Opinion Former Article

CIOT welcomes change which will make it easier to produce more hand sanitizer

The Chartered Institute of Taxation (CIOT) welcomes the easing of a tax rule which should lead to the production of more hand sanitizers to deal with the outbreak of COVID-19.

The supply of hand sanitizer has, in part, been frustrated by the excise rules in the UK.

But now, for the duration of the COVID-19 emergency, HMRC have agreed to interpret UK excise warehousing law more favourably. This will permit denatured alcohol or spirits to be relieved of duty simply by producing a hand sanitizer to World Health Organisation formulations or by supplying the denatured alcohol to manufacturers of hand sanitizer.  Consequently distilleries can make a greater contribution to the COVID-19 response by using their stocks of ethanol in a commercially viable way to contribute to the creation of hand sanitizer.

CIOT Tax Policy Director John Cullinane said:

“This is just the kind of sensible flexibility we need from government to help people cope in the current emergency situation.”

Alan Powell, a member of the CIOT’s Indirect Taxes Committee and Co-ordinator of the British Distillers Alliance, said:

“Do not underestimate the sheer scale of difference this will make to front line health and social care workers across the whole of the UK.”

HMRC had committed to fast-track applications for duty relief informally denaturing and distributing denatured alcohol as hand sanitizer, but the process is unwieldy and not appropriate for smaller scale urgent production and supply.  Against a background of desperate demands from emergency services and care homes for hand sanitizer, on 16 March, the British Distillers Alliance submitted urgent proposals to HMRC to enable the duty charge to be expunged on the basis of a less restrictive interpretation of the law.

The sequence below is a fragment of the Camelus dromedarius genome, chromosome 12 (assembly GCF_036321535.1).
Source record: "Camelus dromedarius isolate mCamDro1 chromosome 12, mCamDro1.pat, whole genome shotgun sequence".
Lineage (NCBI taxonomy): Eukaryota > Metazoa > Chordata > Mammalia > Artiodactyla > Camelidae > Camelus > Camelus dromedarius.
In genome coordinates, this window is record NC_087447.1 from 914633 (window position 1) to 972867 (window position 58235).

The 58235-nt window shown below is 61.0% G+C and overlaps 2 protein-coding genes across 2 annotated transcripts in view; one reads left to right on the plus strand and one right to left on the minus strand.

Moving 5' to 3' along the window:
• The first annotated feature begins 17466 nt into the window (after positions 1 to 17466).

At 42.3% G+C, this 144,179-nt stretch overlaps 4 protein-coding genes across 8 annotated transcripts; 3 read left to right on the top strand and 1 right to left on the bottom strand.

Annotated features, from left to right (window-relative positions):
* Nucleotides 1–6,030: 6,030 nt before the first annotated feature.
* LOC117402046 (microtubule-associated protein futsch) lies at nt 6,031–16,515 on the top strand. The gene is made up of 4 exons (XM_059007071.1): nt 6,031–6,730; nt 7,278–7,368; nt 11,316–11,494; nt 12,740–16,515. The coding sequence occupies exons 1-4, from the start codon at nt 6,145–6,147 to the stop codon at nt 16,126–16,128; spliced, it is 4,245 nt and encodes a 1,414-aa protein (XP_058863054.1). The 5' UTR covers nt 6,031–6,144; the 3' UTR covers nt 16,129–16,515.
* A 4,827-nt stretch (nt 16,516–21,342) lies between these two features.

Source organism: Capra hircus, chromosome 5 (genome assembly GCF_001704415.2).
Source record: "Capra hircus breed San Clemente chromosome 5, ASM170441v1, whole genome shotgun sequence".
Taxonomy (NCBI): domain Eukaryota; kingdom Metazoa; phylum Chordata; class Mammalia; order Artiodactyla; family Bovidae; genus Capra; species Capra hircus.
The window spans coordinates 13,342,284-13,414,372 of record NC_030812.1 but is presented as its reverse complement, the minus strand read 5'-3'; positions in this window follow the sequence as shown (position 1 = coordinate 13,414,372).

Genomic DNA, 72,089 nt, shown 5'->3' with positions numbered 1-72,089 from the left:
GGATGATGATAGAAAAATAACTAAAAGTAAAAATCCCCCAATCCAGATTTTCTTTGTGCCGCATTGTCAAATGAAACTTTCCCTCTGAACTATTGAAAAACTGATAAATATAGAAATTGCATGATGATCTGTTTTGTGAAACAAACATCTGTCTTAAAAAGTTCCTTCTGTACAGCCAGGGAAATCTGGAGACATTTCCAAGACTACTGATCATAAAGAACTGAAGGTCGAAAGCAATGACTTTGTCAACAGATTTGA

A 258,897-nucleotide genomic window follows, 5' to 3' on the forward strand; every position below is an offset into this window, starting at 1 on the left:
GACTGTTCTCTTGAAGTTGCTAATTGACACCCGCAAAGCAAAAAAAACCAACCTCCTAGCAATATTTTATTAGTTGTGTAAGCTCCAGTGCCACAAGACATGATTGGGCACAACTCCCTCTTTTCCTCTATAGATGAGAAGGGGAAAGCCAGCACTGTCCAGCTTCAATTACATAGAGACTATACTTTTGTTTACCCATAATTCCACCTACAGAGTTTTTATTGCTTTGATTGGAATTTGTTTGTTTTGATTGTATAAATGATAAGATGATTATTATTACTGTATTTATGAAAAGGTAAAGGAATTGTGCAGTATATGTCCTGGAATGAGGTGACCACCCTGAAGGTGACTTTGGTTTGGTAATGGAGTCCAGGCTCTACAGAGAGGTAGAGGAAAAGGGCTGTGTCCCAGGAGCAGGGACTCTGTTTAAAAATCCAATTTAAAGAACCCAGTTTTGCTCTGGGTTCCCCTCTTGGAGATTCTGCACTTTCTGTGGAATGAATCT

Alan Powell said:

"Accordingly, with no further authorisation from HMRC, distillers can now make a hand sanitizer directly from ethanol in their warehouse, and then supply that product without any duty burden or further bureaucracy. HMRC replied promptly and constructively in considering the distillers’ request. The distillers have immediately commenced production and distribution of hand sanitizer and are coordinating efforts through a UK network of ethanol and other components producers.”

Notes for editors

1. HMRC outline here.

2. The Chartered Institute of Taxation (CIOT)

The CIOT is the leading professional body in the United Kingdom concerned solely with taxation. The CIOT is an educational charity, promoting education and study of the administration and practice of taxation. One of our key aims is to work for a better, more efficient, tax system for all affected by it – taxpayers, their advisers and the authorities. The CIOT’s work covers all aspects of taxation, including direct and indirect taxes and duties. Through our Low Incomes Tax Reform Group (LITRG), the CIOT has a particular focus on improving the tax system, including tax credits and benefits, for the unrepresented taxpayer.

The CIOT draws on our members’ experience in private practice, commerce and industry, government and academia to improve tax administration and propose and explain how tax policy objectives can most effectively be achieved. We also link to, and draw on, similar leading professional tax bodies in other countries. The CIOT’s comments and recommendations on tax issues are made in line with our charitable objectives: we are politically neutral in our work.

The CIOT’s 19,000 members have the practising title of ‘Chartered Tax Adviser’ and the designatory letters ‘CTA’, to represent the leading tax qualification.

Contact: Hamant Verma, External Relations Officer, 0207 340 2702 HVerma@ciot.org.uk

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